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Energy allocation in a reef coral under varying resource availability
Leuzinger, S.; Willis, B.L.; Anthony, K.R.N. (2012). Energy allocation in a reef coral under varying resource availability. Mar. Biol. (Berl.) 159(1): 177-186.
In: Marine Biology. Springer: Heidelberg; Berlin. ISSN 0025-3162, more
Peer reviewed article  

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  • Leuzinger, S.
  • Willis, B.L.
  • Anthony, K.R.N.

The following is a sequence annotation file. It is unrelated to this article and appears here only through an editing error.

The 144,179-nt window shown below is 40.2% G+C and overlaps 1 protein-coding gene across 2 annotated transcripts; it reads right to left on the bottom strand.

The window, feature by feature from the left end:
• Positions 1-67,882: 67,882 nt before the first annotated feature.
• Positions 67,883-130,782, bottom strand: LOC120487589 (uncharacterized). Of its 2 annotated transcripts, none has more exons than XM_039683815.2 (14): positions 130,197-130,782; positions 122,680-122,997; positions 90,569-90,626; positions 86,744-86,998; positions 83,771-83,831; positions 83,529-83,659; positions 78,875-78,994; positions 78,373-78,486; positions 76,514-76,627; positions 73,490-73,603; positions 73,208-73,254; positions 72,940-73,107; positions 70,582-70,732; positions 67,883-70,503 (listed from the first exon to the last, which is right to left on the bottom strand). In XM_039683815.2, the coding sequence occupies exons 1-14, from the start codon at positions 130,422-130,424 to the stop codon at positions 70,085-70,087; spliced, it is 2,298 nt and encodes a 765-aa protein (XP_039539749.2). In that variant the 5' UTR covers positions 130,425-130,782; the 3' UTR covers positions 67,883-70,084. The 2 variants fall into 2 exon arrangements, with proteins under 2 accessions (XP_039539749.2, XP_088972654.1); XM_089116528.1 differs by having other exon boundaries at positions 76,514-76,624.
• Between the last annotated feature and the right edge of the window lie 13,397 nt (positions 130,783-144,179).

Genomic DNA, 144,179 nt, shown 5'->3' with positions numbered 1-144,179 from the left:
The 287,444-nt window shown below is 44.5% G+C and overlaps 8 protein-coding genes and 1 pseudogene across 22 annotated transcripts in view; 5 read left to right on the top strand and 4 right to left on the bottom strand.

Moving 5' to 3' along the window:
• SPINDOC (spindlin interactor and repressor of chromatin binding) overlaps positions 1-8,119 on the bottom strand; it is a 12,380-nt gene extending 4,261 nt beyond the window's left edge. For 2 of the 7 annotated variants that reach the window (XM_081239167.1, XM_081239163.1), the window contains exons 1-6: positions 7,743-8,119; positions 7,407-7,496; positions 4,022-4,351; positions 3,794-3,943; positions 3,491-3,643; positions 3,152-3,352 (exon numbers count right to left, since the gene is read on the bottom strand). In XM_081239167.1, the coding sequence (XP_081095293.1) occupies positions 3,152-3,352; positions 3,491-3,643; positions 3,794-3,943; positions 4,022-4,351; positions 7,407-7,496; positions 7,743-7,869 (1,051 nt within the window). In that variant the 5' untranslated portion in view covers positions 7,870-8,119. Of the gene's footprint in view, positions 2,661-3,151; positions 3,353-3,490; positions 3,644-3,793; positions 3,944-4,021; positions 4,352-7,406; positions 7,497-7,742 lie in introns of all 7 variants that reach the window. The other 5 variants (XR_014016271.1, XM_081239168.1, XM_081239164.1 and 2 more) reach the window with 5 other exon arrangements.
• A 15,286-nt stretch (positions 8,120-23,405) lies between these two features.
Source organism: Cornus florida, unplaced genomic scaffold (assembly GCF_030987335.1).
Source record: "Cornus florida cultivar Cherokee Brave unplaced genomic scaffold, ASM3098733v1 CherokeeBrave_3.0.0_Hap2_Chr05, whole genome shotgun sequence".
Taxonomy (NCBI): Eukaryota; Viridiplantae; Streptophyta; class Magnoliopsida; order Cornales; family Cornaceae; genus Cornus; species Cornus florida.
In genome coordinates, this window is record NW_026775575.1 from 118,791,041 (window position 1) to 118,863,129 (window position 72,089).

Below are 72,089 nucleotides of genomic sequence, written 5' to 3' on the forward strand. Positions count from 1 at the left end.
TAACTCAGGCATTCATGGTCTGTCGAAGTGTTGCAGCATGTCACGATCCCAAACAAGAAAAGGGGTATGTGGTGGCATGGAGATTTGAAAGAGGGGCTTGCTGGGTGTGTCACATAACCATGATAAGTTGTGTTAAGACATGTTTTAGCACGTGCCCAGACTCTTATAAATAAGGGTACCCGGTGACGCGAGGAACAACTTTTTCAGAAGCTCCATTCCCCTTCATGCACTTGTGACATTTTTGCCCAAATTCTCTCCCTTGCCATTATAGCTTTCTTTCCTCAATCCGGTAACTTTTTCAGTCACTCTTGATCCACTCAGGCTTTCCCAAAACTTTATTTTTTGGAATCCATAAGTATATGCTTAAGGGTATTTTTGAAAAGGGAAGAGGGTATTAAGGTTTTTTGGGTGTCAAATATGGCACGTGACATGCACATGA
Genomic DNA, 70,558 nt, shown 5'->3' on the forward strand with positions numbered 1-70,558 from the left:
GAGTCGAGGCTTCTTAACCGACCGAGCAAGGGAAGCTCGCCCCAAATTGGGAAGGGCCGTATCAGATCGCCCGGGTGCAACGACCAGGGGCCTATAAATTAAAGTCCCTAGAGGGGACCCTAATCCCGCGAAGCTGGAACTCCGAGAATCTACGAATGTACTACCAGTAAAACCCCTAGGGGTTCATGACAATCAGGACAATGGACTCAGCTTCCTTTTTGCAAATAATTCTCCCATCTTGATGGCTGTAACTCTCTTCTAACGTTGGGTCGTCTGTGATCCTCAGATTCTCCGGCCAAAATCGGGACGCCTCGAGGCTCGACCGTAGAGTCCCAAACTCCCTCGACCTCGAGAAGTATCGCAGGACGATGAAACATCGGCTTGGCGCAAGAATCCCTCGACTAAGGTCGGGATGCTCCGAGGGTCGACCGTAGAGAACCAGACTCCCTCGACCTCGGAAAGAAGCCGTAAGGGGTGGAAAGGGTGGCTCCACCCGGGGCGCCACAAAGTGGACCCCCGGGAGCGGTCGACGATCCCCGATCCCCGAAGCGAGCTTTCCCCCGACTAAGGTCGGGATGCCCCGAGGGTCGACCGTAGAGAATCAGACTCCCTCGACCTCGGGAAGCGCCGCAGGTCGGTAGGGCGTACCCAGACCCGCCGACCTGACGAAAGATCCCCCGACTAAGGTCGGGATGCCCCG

An organism’s pattern of resource allocation to reproduction and growth over time critically impacts on its lifetime reproductive success. During times of low resource availability, there are two fundamental, mutually exclusive strategies of energy investment: maintenance of somatic tissues to support survival and later reproduction or investment into an immediate reproductive event at the risk of subsequent death. Here, we examine energy allocation patterns in the coral Montipora digitata to determine whether energy investment during periods of resource shortage favours growth or reproduction in a sessile, modular marine species. We manipulated light regimes (two levels of shading) on plots within a shallow reef flat habitat (Orpheus Island, Great Barrier Reef, Australia) and quantified energy uptake (rates of net photosynthesis), energy investment into reproduction (E R ), tissue growth per unit surface area (E T ) and energy channelled into calcification (E C ). With declining resource availability (i.e. reduced photosynthesis), relative energy investment shifted from high (~80%) allocation to tissue growth (E R :E T :E C = 11:81:8%) to an increasing proportion channelled into reproduction and skeletal growth (20:31:49%). At the lowest light regime, calcification was maintained but reproduction was halted and thus energy content per unit surface area of tissue declined, although no mortality was observed. The changing hierarchy in energy allocation among life functions with increasing resource limitation found here for an autotrophic coral, culminating in cessation of reproduction when limitations are severe, stands in contrast to observations from annual plants. However, the strategy may be optimal for maximising fitness components (growth, reproduction and survival) through time in marine modular animals.

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